RAF's 'Dambusters' squadron to be disbanded and reformed
The RAF's famous "Dambusters" squadron is to be disbanded next year and reformed in 2016 to fly the new F-35B Lightning II joint strike fighter.
Created during World War II, 617 Squadron carried out the "bouncing bomb" raid to destroy dams in Germany.
Now based at RAF Lossiemouth in Moray and flying Tornados, the reformed squadron will be stationed at RAF Marham in Norfolk.
The F-35B is also to be operated from aircraft carriers.
When it reforms in 2016, 617 Squadron will have both RAF and Royal Navy personnel.
There will also be another squadron flying Lightning II jets. It will carry a Royal Navy squadron number but have personnel from both services.
There are about 175 personnel in 617, who will transfer to other Tornado squadrons, retrain on the Typhoon aircraft, or move to another part of the organisation.
The disbandment forms part of the RAF's Tornado force drawdown and opens the way for the move of Typhoon squadrons from Leuchars in Fife to Lossiemouth.
Those squadrons will transfer from next year, with about 350 service personnel relocating to the Moray station.
Lightning IIs will be operated from the Royal Navy's two new Queen Elizabeth aircraft carriers, the first of which is nearing completion at Rosyth, in Fife.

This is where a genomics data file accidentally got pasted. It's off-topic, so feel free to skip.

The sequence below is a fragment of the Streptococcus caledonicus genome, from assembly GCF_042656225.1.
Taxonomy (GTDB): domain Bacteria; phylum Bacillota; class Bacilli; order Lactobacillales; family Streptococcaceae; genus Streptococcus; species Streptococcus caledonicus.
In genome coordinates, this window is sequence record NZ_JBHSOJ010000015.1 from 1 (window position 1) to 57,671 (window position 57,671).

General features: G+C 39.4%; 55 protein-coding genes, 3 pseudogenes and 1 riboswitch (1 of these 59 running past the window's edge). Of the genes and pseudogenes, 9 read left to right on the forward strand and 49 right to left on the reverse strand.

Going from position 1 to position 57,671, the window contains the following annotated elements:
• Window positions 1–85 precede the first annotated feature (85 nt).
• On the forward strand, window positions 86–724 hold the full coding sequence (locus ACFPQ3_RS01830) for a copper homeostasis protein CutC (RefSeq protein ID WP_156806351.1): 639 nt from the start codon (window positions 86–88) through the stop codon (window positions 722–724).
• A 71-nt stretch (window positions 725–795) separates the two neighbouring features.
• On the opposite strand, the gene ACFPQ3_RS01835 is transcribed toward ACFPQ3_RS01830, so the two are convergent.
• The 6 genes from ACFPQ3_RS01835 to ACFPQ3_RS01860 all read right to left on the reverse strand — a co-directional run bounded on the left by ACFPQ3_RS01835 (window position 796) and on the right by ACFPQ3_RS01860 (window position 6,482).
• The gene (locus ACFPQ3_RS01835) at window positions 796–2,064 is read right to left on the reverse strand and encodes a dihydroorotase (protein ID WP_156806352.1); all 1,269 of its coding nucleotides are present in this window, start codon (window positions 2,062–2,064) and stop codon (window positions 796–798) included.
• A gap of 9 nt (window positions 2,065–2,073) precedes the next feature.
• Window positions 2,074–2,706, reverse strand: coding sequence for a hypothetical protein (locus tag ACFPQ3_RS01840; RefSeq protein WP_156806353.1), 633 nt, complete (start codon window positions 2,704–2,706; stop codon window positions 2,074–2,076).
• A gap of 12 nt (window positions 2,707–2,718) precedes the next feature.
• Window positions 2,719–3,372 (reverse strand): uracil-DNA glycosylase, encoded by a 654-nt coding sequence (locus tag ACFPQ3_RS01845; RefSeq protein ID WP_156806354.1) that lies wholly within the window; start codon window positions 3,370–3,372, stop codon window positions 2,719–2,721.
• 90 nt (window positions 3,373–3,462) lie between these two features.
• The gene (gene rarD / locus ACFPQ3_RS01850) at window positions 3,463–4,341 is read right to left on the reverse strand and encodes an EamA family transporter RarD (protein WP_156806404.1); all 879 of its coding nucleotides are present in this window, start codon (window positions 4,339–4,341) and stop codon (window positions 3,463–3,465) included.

Chief of the Air Staff, Air Chief Marshal Sir Stephen Dalton, made the announcement on the disbandment at a Royal United Services Institute conference on air power.
In a speech to senior representatives of air forces from around the world, Sir Stephen said 617 Squadron would disband on 1 April.
He said the move formed part of a planned drawdown of the RAF's Tornado GR4 force.
Sir Stephen said: "I am delighted to announce that 617 Squadron's outstanding contribution to the United Kingdom's air power - past and present - will unequivocally continue when it reforms as the UK's first operational F-35B Lightning II squadron."
He added: "Lightning shall be operated jointly by the Royal Air Force and Fleet Air Arm pilots, from land or from the Queen Elizabeth Class carrier.
"Overall, a hugely flexible and futuristic joint capability."
Previously, 617 Squadron was disbanded when crews switched from Lancaster bombers to Vulcan jets - Britain's nuclear bomber - and then Tornado aircraft.
The 70th anniversary of the Dambusters raid was marked in May this year.
It was carried out by 133 airmen, flying 19 Lancaster bombers armed with the "bouncing bombs" designed by Sir Barnes Wallis.
Codenamed Operation Chastise, 56 of the men who took off on the mission did not return.
Out of 19 bombers, eight were shot down. Three men were captured and 53 were killed.